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Serious students of Qumran literature will need more than this work, of course, given that some of the renderings given by Martinez could be tentative or questionable (debate over the particulars of any given text can be consulted in various journals [JNES, BASOR, BAR, JANES, JAOS, etc.]). The book is a good, basic, introductory work.
Garcia-Martinez begins his book with a short history of the DSS and addresses a couple of the key issues of the DSS such as whether they are a part of a sectarian library. Next comes a thematic approach to the Scrolls. The Rule of the Community and the Damascus Document come at the beginning of the book, but the rest of the un-numbered manuscripts are grouped with other manuscripts of a similar theme.
There are no biblical manuscripts nor are there any Hebrew texts. However at the end of the book are lists of all of the manuscripts and the caves in which they were found.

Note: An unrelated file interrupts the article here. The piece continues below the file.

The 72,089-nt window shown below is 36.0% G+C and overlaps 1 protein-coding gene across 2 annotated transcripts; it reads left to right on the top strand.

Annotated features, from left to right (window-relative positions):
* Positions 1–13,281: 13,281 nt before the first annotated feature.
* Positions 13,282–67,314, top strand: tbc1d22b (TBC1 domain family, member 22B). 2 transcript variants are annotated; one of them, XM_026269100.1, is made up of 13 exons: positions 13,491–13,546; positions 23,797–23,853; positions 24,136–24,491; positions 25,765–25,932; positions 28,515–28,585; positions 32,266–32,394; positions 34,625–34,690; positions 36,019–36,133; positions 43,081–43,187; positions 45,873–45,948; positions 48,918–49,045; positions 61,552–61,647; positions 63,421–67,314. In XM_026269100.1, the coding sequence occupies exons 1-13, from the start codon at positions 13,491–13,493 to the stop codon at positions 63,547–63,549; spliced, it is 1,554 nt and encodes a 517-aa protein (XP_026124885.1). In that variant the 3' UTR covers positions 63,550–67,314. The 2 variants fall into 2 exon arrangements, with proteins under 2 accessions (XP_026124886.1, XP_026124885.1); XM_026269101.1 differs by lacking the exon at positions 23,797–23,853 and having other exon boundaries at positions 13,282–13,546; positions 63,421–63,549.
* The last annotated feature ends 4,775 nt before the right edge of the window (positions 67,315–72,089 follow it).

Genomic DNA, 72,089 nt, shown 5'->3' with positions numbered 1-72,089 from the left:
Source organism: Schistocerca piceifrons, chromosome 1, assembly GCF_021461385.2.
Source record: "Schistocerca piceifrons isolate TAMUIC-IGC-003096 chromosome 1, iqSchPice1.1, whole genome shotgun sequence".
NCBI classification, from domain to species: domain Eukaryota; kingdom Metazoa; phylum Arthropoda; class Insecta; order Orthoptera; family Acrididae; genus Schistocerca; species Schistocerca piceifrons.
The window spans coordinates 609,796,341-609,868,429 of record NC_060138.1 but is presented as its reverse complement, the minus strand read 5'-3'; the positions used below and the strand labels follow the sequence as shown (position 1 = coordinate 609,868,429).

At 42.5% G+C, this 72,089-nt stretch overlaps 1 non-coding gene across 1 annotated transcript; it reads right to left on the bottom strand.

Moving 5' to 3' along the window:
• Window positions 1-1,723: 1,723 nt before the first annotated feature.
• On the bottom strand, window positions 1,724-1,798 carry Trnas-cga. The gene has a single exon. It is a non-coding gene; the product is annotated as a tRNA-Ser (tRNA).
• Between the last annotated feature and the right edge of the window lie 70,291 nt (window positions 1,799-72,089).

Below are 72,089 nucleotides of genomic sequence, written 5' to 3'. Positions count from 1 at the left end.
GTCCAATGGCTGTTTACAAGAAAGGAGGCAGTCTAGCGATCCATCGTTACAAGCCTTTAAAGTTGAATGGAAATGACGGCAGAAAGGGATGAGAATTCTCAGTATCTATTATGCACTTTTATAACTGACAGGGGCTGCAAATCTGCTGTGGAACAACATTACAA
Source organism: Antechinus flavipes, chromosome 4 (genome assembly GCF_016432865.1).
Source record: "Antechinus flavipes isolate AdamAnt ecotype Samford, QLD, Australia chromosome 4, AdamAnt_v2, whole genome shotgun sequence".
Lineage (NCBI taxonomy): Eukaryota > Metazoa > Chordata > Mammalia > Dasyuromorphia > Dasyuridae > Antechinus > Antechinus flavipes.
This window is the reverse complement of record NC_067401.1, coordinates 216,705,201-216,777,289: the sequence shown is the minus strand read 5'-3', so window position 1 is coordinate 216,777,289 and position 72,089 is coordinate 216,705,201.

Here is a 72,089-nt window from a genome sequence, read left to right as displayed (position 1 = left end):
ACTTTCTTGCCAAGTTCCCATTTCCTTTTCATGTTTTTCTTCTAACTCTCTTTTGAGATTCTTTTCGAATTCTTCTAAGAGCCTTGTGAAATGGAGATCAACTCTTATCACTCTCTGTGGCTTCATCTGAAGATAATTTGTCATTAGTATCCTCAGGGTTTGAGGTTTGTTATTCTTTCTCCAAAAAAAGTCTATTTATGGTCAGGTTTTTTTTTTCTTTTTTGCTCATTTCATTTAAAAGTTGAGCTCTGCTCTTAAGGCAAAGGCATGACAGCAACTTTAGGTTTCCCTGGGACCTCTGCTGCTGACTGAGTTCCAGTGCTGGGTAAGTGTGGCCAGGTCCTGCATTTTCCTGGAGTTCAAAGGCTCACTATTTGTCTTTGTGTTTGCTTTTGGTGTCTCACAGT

There lies the real advantage of this book: each manuscript is accompanied by an authoritative bibliographical reference(s) for those who want to know more.
There has been an argument made against Martinez' translation. That argument says that since this translation was first put into Spanish, then into English something was lost in the translation. Not so! Florentino Garcia Martinez is a Professor at the University of Groningen, the Netherlands- a well renowned scholar. If anything, his multiple translations just go to show his intelligence and ability at what he does (he runs the Qumran Institute). This is a reliable and very well written translation!
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